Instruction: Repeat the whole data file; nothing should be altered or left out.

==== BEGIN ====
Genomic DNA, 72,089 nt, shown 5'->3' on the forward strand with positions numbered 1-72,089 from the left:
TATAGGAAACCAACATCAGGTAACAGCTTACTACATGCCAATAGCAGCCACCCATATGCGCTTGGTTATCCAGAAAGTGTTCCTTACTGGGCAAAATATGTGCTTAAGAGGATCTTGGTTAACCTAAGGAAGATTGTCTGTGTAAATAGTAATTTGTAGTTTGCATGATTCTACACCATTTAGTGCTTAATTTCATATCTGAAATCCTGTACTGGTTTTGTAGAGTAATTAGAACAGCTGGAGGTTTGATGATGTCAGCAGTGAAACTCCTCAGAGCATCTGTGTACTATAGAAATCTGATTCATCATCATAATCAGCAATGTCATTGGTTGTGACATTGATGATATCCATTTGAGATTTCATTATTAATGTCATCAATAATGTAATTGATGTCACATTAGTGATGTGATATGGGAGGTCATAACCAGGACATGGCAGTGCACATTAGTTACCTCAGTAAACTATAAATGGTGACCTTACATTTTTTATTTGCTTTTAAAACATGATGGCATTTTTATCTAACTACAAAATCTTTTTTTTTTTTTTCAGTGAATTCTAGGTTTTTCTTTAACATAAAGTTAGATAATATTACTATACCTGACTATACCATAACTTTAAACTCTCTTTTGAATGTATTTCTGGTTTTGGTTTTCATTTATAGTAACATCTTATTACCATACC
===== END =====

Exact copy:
Genomic DNA, 72,089 nt, shown 5'->3' on the forward strand with positions numbered 1-72,089 from the left:
TATAGGAAACCAACATCAGGTAACAGCTTACTACATGCCAATAGCAGCCACCCATATGCGCTTGGTTATCCAGAAAGTGTTCCTTACTGGGCAAAATATGTGCTTAAGAGGATCTTGGTTAACCTAAGGAAGATTGTCTGTGTAAATAGTAATTTGTAGTTTGCATGATTCTACACCATTTAGTGCTTAATTTCATATCTGAAATCCTGTACTGGTTTTGTAGAGTAATTAGAACAGCTGGAGGTTTGATGATGTCAGCAGTGAAACTCCTCAGAGCATCTGTGTACTATAGAAATCTGATTCATCATCATAATCAGCAATGTCATTGGTTGTGACATTGATGATATCCATTTGAGATTTCATTATTAATGTCATCAATAATGTAATTGATGTCACATTAGTGATGTGATATGGGAGGTCATAACCAGGACATGGCAGTGCACATTAGTTACCTCAGTAAACTATAAATGGTGACCTTACATTTTTTATTTGCTTTTAAAACATGATGGCATTTTTATCTAACTACAAAATCTTTTTTTTTTTTTTCAGTGAATTCTAGGTTTTTCTTTAACATAAAGTTAGATAATATTACTATACCTGACTATACCATAACTTTAAACTCTCTTTTGAATGTATTTCTGGTTTTGGTTTTCATTTATAGTAACATCTTATTACCATACC